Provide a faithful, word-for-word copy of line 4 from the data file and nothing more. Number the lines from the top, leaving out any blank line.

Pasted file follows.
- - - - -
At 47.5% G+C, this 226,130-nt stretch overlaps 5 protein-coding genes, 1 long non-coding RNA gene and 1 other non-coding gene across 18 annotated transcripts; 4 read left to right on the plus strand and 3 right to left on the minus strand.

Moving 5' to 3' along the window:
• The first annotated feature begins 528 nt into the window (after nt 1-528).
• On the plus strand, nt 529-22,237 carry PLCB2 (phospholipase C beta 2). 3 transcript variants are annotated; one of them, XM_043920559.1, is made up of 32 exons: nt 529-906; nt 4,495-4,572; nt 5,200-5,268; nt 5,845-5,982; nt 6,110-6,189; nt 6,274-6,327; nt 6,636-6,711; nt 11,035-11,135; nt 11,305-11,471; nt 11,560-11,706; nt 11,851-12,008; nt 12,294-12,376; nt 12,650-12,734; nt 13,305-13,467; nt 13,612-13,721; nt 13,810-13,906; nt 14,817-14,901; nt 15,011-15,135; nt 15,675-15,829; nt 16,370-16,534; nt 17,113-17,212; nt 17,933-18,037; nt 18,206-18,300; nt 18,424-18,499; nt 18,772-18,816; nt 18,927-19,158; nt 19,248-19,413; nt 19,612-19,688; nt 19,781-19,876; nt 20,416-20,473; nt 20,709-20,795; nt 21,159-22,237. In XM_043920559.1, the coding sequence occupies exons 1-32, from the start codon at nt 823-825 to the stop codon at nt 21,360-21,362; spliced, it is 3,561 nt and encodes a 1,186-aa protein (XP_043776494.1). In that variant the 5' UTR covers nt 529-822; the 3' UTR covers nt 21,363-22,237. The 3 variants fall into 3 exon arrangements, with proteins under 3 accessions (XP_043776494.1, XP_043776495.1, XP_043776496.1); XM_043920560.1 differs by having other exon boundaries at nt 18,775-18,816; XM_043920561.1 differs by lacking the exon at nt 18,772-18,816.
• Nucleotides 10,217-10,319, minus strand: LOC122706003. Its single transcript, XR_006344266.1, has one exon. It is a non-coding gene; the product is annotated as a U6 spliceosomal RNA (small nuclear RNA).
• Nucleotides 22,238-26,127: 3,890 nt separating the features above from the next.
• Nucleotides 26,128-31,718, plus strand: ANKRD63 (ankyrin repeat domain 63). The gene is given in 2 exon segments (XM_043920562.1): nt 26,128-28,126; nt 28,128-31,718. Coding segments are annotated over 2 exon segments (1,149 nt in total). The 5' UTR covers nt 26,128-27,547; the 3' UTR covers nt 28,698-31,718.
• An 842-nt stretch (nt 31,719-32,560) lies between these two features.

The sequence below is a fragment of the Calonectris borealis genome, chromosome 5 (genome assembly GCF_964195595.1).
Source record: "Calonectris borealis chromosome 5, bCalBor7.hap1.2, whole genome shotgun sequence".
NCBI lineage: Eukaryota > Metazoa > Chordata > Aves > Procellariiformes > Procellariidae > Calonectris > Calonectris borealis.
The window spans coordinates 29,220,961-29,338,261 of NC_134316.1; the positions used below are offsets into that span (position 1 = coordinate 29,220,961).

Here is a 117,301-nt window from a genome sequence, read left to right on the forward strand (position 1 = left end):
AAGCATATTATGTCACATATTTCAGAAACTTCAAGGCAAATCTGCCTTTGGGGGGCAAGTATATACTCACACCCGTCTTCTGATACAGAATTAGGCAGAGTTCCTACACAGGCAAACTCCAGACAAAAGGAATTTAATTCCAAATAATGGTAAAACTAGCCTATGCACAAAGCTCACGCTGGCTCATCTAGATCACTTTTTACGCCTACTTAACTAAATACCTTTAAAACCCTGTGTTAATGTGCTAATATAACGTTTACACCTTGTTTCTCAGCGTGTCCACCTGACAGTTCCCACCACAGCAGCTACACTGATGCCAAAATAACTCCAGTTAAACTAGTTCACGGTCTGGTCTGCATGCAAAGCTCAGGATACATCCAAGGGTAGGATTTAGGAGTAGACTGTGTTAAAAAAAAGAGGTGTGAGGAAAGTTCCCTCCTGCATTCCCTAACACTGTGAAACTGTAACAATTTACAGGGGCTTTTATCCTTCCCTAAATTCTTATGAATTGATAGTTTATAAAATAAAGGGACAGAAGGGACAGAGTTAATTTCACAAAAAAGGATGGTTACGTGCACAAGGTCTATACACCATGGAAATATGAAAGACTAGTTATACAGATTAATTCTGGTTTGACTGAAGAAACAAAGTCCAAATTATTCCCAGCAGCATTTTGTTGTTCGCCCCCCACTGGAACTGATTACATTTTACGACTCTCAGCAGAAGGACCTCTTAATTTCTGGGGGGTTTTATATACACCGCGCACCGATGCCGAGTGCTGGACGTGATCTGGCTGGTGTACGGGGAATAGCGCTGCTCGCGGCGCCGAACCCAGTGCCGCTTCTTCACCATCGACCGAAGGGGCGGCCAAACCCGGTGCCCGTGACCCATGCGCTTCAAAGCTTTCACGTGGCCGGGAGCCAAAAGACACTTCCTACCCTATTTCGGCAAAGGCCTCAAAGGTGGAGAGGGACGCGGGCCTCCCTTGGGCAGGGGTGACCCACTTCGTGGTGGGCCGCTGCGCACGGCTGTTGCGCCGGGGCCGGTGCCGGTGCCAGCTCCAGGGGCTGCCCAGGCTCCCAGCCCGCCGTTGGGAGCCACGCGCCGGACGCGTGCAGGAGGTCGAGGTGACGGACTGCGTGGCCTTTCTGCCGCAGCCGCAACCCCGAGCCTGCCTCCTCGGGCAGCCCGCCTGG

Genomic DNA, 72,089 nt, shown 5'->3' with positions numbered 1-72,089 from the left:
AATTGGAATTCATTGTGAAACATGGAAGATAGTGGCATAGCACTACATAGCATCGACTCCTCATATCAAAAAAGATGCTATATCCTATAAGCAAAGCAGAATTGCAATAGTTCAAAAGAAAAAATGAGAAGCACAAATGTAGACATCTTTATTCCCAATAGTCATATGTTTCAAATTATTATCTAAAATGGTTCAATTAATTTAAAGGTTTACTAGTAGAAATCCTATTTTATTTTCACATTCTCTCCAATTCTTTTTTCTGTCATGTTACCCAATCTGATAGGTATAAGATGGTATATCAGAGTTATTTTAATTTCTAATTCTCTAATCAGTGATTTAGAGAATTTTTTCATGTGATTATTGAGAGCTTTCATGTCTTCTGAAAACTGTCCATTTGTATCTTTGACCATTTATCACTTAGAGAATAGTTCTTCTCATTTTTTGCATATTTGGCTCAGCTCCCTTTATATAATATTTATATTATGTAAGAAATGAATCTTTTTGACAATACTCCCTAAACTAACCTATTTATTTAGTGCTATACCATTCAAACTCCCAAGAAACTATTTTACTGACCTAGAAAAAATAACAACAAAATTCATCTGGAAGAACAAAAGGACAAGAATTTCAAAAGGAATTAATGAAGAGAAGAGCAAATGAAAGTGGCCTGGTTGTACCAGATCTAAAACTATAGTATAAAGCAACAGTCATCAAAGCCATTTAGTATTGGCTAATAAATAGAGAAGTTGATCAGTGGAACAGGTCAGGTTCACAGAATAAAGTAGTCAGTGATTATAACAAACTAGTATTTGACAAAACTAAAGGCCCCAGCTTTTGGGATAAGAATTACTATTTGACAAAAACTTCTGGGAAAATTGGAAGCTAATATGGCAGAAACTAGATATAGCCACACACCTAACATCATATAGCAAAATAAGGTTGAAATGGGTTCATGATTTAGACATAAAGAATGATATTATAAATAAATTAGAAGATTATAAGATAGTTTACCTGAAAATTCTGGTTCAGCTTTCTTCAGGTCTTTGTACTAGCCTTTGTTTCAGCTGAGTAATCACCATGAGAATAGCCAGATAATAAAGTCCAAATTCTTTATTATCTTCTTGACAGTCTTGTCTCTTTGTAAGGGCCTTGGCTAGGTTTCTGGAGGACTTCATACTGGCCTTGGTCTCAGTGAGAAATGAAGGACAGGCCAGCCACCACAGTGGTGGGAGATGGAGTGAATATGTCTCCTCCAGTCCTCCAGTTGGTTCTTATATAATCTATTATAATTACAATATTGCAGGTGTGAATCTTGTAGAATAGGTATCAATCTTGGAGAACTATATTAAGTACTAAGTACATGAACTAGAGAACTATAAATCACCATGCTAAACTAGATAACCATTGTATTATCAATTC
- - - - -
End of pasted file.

• On the plus strand, nt 529-22,237 carry PLCB2 (phospholipase C beta 2). 3 transcript variants are annotated; one of them, XM_043920559.1, is made up of 32 exons: nt 529-906; nt 4,495-4,572; nt 5,200-5,268; nt 5,845-5,982; nt 6,110-6,189; nt 6,274-6,327; nt 6,636-6,711; nt 11,035-11,135; nt 11,305-11,471; nt 11,560-11,706; nt 11,851-12,008; nt 12,294-12,376; nt 12,650-12,734; nt 13,305-13,467; nt 13,612-13,721; nt 13,810-13,906; nt 14,817-14,901; nt 15,011-15,135; nt 15,675-15,829; nt 16,370-16,534; nt 17,113-17,212; nt 17,933-18,037; nt 18,206-18,300; nt 18,424-18,499; nt 18,772-18,816; nt 18,927-19,158; nt 19,248-19,413; nt 19,612-19,688; nt 19,781-19,876; nt 20,416-20,473; nt 20,709-20,795; nt 21,159-22,237. In XM_043920559.1, the coding sequence occupies exons 1-32, from the start codon at nt 823-825 to the stop codon at nt 21,360-21,362; spliced, it is 3,561 nt and encodes a 1,186-aa protein (XP_043776494.1). In that variant the 5' UTR covers nt 529-822; the 3' UTR covers nt 21,363-22,237. The 3 variants fall into 3 exon arrangements, with proteins under 3 accessions (XP_043776494.1, XP_043776495.1, XP_043776496.1); XM_043920560.1 differs by having other exon boundaries at nt 18,775-18,816; XM_043920561.1 differs by lacking the exon at nt 18,772-18,816.